#Office365 and #SharePoint 2013: Creating Custom Workflow Tasks

One of the awesome things about SharePoint workflow is the ability to create a task for someone and as part of that task collect additional information that can be used as part of the next step in the workflow. For example, I may want to send something to a team manager that is going to review the request and then assign it to someone within their team. I want the manager to approve the item and provide an assignment for the next task. You can easily create a custom form that is used in your workflow tasks using the Custom Workflow Task. We start by creating a new content type based on the Workflow Task (SharePoint 2013) content type.

Next, we will need to customize the content type to add the fields that we want to have displayed. You can also delete and hide fields from the default content type. As a general rule I simply hide the ones that I don’t need. One thing to be warned about is the importance of the % complete, Task Status and the Task Outcome fields. These must be displayed on the form in order for the Task Outcome to be displayed as buttons. For instance if I hide all of those fields I will get a drop down that says outcome and not a nice set of buttons that say “Reject” or “Accept” (button text is based on my outcome column.

You can make these changes by clicking on the column name and updating the options.

You can also create your new site columns here to collect additional data in the workflow task. For my example I am going to gather request type, request comments and request priority.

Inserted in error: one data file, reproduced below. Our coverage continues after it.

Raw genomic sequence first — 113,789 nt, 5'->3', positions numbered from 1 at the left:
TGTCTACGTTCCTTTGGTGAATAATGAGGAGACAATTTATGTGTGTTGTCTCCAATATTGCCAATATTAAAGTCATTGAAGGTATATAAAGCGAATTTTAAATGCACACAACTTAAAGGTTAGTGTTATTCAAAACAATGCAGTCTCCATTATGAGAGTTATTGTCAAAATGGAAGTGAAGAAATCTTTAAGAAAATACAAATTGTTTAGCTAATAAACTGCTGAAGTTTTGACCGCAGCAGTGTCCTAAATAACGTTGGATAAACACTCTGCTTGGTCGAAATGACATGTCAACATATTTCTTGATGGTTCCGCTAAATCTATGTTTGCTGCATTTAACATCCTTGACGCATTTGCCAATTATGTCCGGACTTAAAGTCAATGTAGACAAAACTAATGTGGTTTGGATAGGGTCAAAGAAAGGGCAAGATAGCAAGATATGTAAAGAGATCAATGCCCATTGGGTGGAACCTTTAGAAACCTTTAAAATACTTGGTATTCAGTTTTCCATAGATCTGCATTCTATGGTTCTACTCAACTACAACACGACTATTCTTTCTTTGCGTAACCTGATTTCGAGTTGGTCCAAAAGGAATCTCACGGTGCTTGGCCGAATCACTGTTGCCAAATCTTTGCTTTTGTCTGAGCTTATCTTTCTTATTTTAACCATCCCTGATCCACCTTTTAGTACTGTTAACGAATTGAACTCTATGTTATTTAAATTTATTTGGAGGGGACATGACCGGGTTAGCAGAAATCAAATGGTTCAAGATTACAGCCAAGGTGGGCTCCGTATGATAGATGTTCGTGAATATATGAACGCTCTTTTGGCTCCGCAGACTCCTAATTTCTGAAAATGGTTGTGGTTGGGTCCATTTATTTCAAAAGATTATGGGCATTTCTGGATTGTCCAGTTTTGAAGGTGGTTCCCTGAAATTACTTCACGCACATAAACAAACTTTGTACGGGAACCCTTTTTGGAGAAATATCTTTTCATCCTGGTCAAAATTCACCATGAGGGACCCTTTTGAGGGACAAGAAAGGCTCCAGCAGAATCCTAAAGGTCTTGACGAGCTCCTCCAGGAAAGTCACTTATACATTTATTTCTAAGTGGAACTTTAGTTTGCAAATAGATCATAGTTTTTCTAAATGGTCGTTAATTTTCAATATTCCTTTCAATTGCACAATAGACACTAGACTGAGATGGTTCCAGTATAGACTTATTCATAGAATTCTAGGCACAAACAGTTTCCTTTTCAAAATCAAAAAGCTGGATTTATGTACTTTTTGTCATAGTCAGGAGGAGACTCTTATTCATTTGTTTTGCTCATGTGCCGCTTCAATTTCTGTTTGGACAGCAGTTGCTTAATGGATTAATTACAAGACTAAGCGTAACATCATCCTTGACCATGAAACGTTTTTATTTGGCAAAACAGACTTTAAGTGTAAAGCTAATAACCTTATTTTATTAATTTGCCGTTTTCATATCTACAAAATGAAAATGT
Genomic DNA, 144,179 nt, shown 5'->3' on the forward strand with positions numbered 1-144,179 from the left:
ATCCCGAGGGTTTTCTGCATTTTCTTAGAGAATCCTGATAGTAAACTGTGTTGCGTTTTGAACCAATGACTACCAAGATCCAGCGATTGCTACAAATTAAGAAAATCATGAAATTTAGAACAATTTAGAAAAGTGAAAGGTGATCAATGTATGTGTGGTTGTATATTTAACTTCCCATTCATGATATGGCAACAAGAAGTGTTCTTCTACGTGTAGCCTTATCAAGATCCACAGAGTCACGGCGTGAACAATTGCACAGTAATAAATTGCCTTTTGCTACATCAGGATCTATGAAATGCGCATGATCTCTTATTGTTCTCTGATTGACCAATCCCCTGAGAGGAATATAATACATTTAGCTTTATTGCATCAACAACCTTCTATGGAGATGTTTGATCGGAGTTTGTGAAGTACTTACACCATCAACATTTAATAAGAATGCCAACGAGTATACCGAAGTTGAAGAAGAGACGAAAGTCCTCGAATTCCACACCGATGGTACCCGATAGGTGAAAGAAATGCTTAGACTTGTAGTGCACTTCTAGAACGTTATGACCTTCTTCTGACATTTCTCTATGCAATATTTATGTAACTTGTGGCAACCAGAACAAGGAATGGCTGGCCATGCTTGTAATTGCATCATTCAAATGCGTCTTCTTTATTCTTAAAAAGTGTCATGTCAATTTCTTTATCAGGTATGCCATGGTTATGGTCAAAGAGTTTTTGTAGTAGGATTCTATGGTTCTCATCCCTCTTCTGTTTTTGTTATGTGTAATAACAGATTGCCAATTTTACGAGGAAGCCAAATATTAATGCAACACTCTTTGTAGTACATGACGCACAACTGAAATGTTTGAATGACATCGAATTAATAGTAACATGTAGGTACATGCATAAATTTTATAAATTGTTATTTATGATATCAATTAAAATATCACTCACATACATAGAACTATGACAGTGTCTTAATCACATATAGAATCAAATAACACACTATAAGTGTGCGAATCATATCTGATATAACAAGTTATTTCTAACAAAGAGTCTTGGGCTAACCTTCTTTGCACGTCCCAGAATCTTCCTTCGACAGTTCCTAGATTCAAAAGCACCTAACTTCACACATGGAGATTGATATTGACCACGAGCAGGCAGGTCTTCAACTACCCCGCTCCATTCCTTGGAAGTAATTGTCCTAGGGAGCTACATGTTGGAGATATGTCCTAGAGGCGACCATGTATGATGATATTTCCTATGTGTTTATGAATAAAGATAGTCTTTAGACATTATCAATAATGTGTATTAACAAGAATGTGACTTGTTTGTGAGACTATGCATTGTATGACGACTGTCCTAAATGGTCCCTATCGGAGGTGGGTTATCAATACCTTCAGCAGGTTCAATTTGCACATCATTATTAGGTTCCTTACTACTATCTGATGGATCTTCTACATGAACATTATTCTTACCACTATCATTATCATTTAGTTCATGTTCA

If you would like to have the buttons on the task display custom text you will need to create a column of type Task Outcome and select the choices to what you would like to have displayed on the buttons.

Here is a screenshot of my final configuration:


Now that the content type has been created we will be able to access it within our workflow. Just open your site in SharePoint Designer 2013 and create a new workflow associated with your list. Within your workflow add the “Start a Task Process” action.


Next you should click on “these users” to open and configure the task process. To associate your custom workflow task to this action simply reference it in the “Outcome Options” section.


This means that when this step of the workflow is reached, the tasks created will be based off of your custom content type. Also, note that in order for this to work correctly your content type must also be associated with the list that is storing the tasks for your workflow.

Now whenever your workflow reaches that step a task will get created off the content type. When a user goes to edit and complete the task, they will see the following:


Hopefully this blog post can help you get started on understanding how to create custom workflow tasks. This topic is quite long and involved, so as time permits I hope to be able to come back to this topic and provide some additional details and configuration options. This should be enough to help you get started though!


Leave a Reply

Fill in your details below or click an icon to log in:

WordPress.com Logo

You are commenting using your WordPress.com account. Log Out /  Change )

Twitter picture

You are commenting using your Twitter account. Log Out /  Change )

Facebook photo

You are commenting using your Facebook account. Log Out /  Change )

Connecting to %s